Ridge Hill Reserve gets its name from the hill in the center of the property – one of the highest points in Dartmouth. As you walk these sloping trails, you can feel the landscape rolling under your feet from high ridges to low valleys. The reserve is popular with local dog owners, and it’s also a great spot to go snowshoeing in winter.
If you’re looking for a quick adventure, check out the Jason Phillips Mill site, where the stone remnants of an old mill sit along a bubbling brook. (This stream flows to the Shingle Island River, which eventually leads to the East Branch of the Westport River and Buzzards Bay.) But if you spend a little longer exploring the reserve, you’ll find so much more to discover.
Ridge Hill Reserve features over four miles of well-marked trails through the woods. To walk all the trails, plan to visit the reserve for about 2-3 hours – leaving you plenty of time to linger. (Download trail map)
The Green and Blue Trails loop through the hilly southwest side of the reserve. You’ll climb some steep, rocky slopes on these trails, so make sure to wear proper footwear for you walk. Once you reach the higher elevations, you’ll be rewarded by soft, fragrant paths covered with pine needles.
On the northeast side of the reserve lies the Red Trail, a nearly two-mile loop through forested wetlands. The red trail has several fascinating sights, from the Jason Phillips Mill site to the Lycopod Loop, where lush green clubmoss carpets the ground.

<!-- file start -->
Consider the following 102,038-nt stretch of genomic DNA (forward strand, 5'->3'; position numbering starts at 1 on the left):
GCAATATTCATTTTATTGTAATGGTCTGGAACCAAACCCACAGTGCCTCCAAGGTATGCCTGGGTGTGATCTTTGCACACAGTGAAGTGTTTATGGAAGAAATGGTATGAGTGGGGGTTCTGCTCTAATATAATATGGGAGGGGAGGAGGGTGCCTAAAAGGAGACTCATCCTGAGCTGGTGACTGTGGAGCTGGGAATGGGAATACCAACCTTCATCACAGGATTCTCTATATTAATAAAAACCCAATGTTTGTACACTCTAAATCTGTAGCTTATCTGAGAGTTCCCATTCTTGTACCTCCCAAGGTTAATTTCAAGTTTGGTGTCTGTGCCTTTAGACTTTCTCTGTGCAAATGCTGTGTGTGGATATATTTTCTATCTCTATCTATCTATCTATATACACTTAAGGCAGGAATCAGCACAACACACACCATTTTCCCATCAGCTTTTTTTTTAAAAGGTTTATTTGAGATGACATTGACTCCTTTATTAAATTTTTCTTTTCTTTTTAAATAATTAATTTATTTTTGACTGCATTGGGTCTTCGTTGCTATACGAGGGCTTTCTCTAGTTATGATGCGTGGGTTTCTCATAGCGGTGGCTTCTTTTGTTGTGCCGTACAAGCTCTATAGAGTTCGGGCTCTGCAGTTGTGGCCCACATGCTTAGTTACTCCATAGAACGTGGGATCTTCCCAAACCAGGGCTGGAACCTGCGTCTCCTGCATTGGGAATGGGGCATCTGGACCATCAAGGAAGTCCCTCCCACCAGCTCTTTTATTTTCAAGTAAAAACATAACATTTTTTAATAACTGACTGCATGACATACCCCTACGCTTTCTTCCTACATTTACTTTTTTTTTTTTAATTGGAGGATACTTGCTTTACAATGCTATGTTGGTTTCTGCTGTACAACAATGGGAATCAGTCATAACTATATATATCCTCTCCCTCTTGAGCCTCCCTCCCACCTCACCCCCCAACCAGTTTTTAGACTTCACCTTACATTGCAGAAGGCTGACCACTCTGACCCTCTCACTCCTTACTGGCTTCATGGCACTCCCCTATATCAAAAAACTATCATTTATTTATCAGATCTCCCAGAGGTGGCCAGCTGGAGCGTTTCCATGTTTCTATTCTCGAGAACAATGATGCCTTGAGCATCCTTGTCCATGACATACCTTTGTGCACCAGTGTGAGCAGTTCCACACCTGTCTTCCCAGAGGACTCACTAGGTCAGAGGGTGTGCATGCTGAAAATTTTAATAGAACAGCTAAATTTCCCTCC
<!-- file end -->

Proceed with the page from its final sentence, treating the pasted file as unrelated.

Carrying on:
A portion of the red trail (the Arabia Sampson Path) shares a boundary with the Southeastern Massachusetts Bioreserve; this land, owned by the Fall River Water Department, protects the Copicut Reservoir, which you can see through the trees. Hunting and mountain biking are allowed here, so use caution when walking and wear blaze orange during hunting season.
Habitats & Wildlife
From high, dry woodland hills to low, wet freshwater swamps, Ridge Hill Reserve packs a variety of habitats into its 210 acres. The forest is dotted with holly, hemlocks, beech stands, multi-trunked oaks, and tall pines that tower over the trails. In the low areas around the mill site, ferns unfurl in spring while lady slippers, blueberries, and huckleberries add bursts of color to the verdant summer landscape.
With such an extensive network of undisturbed forests and waterways – including Ridge Hill Reserve, the 13,600-acre Southeastern Massachusetts Bioreserve, and other nearby preserves – this area protects a special ecosystem for countless wildlife species. Keep an eye out for hawks, deer, and foxes, particularly in the pipeline clearing that cuts across the green and red trails.
Dartmouth Natural Resources Trust (DNRT) is a nonprofit, accredited land trust. Since 1971, DNRT has helped protect more than 5,000 acres of land and maintain more than 35 miles of hiking trails in Dartmouth.